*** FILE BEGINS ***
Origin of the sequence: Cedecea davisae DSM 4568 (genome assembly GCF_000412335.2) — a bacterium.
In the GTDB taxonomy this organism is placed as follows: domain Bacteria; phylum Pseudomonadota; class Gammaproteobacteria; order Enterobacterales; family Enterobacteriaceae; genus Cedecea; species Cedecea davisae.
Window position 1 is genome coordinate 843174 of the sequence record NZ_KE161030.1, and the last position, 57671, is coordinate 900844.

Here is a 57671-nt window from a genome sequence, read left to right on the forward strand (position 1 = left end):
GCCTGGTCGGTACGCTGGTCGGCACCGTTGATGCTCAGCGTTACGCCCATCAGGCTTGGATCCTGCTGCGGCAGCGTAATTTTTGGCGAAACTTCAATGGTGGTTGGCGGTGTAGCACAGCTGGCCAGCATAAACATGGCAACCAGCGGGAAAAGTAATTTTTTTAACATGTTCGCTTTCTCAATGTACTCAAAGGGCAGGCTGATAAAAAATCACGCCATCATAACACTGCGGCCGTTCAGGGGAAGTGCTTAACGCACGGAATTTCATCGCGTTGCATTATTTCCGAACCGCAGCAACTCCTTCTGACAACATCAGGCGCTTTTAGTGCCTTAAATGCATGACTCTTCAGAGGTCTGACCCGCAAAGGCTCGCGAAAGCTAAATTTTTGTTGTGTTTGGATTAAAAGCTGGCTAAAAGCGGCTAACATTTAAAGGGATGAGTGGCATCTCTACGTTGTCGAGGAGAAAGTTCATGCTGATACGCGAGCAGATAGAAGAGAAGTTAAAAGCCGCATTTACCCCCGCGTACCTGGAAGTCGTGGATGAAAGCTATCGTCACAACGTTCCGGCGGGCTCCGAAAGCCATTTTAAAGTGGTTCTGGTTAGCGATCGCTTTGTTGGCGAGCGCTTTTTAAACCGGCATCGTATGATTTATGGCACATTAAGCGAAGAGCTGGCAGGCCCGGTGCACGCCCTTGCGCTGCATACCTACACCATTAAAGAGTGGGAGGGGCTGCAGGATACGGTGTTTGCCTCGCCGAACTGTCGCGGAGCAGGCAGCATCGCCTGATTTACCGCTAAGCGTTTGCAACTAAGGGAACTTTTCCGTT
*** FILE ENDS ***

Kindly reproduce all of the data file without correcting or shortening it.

Origin of the sequence: Cedecea davisae DSM 4568 (genome assembly GCF_000412335.2) — a bacterium.
In the GTDB taxonomy this organism is placed as follows: domain Bacteria; phylum Pseudomonadota; class Gammaproteobacteria; order Enterobacterales; family Enterobacteriaceae; genus Cedecea; species Cedecea davisae.
Window position 1 is genome coordinate 843174 of the sequence record NZ_KE161030.1, and the last position, 57671, is coordinate 900844.

Here is a 57671-nt window from a genome sequence, read left to right on the forward strand (position 1 = left end):
GCCTGGTCGGTACGCTGGTCGGCACCGTTGATGCTCAGCGTTACGCCCATCAGGCTTGGATCCTGCTGCGGCAGCGTAATTTTTGGCGAAACTTCAATGGTGGTTGGCGGTGTAGCACAGCTGGCCAGCATAAACATGGCAACCAGCGGGAAAAGTAATTTTTTTAACATGTTCGCTTTCTCAATGTACTCAAAGGGCAGGCTGATAAAAAATCACGCCATCATAACACTGCGGCCGTTCAGGGGAAGTGCTTAACGCACGGAATTTCATCGCGTTGCATTATTTCCGAACCGCAGCAACTCCTTCTGACAACATCAGGCGCTTTTAGTGCCTTAAATGCATGACTCTTCAGAGGTCTGACCCGCAAAGGCTCGCGAAAGCTAAATTTTTGTTGTGTTTGGATTAAAAGCTGGCTAAAAGCGGCTAACATTTAAAGGGATGAGTGGCATCTCTACGTTGTCGAGGAGAAAGTTCATGCTGATACGCGAGCAGATAGAAGAGAAGTTAAAAGCCGCATTTACCCCCGCGTACCTGGAAGTCGTGGATGAAAGCTATCGTCACAACGTTCCGGCGGGCTCCGAAAGCCATTTTAAAGTGGTTCTGGTTAGCGATCGCTTTGTTGGCGAGCGCTTTTTAAACCGGCATCGTATGATTTATGGCACATTAAGCGAAGAGCTGGCAGGCCCGGTGCACGCCCTTGCGCTGCATACCTACACCATTAAAGAGTGGGAGGGGCTGCAGGATACGGTGTTTGCCTCGCCGAACTGTCGCGGAGCAGGCAGCATCGCCTGATTTACCGCTAAGCGTTTGCAACTAAGGGAACTTTTCCGTT